Securing the mammoth skull and tusks with straps before hoisting it out of the pit. (Photo: Daryl Marshke/Michigan Photography)

Two soybean farmers in eastern Michigan were digging deep into a field, aiming to drain water, when, at about eight feet deep, they hit a substance that looked like wood. As the Detroit Free Press reports, the farmers soon realized they had struck not wood, but bone. 

Was it a dinosaur bone? They called the University of Michigan, who passed on the news to Daniel Fisher, at the school’s Museum of Paleontology. Once on scene, Fisher determined that it wasn’t a dinosaur the farmers had found—it was a mammoth.

Mammoth skull and tusks being hoisted from the excavation pit. (Photo: Daryl Marshke/Michigan Photography)

Fisher and his colleague had just one day to uncover the mammoth’s skeleton, because the farmers needed to get on with their work, according to the Free Press. They were able to find a head, tusks, ribs and some vertebrae; the missing pieces may have been taken away by humans who possibly killed the creature for food.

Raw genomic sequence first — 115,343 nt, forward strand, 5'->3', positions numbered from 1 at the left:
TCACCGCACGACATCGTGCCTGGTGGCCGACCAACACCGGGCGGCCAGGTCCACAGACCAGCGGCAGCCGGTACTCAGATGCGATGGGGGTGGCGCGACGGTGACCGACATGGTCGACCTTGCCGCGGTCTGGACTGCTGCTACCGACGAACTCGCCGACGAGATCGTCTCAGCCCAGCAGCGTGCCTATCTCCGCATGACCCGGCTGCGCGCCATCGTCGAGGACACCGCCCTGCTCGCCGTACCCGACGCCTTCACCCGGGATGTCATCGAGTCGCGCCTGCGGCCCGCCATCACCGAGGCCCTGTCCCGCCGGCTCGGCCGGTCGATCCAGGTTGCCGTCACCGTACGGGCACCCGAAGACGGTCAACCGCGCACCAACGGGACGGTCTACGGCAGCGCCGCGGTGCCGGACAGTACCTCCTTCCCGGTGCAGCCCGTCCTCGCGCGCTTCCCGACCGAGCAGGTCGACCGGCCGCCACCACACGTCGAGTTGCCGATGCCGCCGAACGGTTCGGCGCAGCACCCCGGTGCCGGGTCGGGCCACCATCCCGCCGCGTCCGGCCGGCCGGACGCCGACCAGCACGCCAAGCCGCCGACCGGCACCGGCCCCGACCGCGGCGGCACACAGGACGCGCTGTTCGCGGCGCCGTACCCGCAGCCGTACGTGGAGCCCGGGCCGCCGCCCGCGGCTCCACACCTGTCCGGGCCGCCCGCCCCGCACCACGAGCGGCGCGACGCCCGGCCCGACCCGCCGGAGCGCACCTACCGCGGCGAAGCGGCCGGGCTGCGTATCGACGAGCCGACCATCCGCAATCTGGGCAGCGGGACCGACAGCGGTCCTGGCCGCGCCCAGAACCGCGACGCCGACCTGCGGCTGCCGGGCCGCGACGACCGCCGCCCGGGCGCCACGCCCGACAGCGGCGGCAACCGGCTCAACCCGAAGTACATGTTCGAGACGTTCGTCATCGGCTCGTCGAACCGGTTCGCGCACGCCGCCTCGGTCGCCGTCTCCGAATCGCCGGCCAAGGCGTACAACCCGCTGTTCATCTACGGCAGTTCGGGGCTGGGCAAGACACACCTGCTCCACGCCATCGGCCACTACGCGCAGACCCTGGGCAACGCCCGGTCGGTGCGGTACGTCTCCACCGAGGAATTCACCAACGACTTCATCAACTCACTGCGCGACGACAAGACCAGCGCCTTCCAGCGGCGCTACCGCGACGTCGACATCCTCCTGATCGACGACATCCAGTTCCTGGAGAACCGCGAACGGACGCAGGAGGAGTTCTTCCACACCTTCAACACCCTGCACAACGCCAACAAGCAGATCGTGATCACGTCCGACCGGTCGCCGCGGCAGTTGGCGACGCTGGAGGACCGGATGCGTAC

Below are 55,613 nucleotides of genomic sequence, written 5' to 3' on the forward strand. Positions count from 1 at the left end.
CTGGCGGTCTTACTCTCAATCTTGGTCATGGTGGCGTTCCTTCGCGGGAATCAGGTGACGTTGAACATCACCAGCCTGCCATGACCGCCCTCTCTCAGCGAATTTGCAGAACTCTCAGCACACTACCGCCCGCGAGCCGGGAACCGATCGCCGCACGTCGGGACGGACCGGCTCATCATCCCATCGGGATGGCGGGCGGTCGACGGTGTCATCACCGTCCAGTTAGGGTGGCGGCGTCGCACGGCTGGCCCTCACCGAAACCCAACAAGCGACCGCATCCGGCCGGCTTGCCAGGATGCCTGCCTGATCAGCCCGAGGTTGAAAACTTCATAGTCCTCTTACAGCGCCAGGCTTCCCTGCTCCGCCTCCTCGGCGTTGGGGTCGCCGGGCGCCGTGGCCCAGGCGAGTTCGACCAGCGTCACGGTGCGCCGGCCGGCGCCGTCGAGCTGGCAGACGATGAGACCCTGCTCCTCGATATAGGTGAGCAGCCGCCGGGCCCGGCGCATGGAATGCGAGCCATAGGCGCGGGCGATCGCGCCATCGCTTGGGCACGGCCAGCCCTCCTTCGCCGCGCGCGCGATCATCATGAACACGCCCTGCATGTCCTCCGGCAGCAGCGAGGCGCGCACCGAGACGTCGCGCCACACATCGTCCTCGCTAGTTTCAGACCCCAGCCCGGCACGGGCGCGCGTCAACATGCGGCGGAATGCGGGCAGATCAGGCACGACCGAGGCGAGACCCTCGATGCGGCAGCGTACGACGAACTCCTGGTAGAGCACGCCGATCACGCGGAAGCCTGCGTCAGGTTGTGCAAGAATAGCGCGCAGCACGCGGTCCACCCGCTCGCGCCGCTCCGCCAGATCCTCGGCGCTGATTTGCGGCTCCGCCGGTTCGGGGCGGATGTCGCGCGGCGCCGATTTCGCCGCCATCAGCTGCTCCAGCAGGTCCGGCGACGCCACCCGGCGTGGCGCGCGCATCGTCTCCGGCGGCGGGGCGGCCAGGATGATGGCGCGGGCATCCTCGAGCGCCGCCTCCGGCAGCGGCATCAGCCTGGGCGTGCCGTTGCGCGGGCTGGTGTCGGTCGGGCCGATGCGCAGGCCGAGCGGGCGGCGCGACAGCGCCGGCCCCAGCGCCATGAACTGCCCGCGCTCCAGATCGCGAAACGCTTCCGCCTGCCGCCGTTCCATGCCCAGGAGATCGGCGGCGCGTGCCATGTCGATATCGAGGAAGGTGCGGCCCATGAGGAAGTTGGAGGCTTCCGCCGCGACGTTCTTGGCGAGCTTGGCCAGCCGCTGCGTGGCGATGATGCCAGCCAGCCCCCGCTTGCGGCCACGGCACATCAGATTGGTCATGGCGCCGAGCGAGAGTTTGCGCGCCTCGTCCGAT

There have been 30 or so other mammoths found in the state, the Free Press reports; this one, Fisher told the paper, may be a Jeffersonian mammoth—a hybrid that’s not quite a Woolly mammoth and not quite a Columbian mammoth, but still very large, very impressive, and very much not what you find doing fieldwork every day.

Bonus finds: A Transylvanian horde600 kilos of cocaine made to look like coal

Every day, we highlight one newly lost or found object, curiosity or wonder. Discover something unusual or amazing? Tell us about it! Send your finds to